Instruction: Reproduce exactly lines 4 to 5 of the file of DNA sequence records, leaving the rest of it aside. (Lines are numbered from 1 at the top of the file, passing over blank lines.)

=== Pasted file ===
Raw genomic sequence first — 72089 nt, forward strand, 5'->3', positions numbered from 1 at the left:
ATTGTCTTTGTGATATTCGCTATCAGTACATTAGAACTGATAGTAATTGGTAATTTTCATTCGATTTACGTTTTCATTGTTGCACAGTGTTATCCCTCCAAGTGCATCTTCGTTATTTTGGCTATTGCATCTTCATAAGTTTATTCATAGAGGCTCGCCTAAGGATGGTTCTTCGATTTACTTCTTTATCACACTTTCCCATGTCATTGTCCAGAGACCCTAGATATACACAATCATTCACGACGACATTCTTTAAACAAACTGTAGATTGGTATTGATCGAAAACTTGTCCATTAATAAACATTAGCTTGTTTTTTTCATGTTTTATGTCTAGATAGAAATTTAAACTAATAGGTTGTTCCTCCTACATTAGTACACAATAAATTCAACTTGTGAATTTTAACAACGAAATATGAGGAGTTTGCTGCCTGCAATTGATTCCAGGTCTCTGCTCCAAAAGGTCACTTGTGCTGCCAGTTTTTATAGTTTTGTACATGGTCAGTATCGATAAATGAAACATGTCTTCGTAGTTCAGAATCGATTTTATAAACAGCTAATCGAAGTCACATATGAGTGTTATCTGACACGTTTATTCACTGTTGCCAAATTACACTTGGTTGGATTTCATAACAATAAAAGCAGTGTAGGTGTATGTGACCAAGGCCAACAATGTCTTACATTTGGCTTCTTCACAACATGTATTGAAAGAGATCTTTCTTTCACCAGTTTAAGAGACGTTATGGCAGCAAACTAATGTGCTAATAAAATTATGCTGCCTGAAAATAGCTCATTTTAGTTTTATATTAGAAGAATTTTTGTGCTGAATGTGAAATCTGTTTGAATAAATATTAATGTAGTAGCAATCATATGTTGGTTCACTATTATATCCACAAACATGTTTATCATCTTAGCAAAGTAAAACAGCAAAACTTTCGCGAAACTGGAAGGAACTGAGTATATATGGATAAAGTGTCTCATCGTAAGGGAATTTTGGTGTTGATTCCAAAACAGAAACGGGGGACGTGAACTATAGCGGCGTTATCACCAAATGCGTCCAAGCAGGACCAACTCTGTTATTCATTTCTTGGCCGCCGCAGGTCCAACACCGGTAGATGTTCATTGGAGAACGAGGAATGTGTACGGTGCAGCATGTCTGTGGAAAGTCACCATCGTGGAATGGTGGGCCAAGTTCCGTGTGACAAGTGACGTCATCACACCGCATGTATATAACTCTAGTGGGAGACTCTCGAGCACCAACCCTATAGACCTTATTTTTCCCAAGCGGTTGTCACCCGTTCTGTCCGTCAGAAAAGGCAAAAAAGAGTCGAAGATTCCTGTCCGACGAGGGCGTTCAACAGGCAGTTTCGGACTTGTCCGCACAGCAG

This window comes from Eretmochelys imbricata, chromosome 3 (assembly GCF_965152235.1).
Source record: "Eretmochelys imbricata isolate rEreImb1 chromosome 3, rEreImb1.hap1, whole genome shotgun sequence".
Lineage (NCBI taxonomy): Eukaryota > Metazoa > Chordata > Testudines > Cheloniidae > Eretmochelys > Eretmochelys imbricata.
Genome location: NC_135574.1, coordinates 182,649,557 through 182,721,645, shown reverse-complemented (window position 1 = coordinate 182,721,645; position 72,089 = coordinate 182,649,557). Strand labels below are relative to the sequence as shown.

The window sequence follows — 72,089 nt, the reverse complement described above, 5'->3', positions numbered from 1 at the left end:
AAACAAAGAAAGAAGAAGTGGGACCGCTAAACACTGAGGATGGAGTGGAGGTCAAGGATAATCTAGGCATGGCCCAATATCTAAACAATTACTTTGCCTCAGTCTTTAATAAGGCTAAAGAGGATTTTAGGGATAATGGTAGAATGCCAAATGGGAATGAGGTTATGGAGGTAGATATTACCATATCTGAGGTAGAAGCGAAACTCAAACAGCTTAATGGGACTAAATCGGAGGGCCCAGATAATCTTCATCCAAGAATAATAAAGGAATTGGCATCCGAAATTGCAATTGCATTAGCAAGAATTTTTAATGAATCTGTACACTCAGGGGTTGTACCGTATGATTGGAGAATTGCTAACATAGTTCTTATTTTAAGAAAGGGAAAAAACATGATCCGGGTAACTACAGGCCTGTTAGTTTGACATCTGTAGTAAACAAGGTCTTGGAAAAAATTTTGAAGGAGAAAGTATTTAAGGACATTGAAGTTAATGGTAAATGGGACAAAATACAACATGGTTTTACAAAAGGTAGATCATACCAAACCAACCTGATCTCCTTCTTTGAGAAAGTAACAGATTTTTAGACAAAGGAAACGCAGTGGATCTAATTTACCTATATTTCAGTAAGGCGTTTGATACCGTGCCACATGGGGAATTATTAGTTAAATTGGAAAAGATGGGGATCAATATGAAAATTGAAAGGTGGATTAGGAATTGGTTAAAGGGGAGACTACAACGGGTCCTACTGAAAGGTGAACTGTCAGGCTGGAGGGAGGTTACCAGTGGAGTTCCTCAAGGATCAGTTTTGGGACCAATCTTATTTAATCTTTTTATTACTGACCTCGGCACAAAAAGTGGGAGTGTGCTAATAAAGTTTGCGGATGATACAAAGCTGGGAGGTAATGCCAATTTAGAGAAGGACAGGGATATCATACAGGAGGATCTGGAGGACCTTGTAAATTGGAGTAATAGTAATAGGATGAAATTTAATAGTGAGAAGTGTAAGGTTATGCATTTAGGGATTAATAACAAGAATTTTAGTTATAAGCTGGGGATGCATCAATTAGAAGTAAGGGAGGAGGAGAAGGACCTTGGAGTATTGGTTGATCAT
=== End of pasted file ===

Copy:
Source record: "Eretmochelys imbricata isolate rEreImb1 chromosome 3, rEreImb1.hap1, whole genome shotgun sequence".
Lineage (NCBI taxonomy): Eukaryota > Metazoa > Chordata > Testudines > Cheloniidae > Eretmochelys > Eretmochelys imbricata.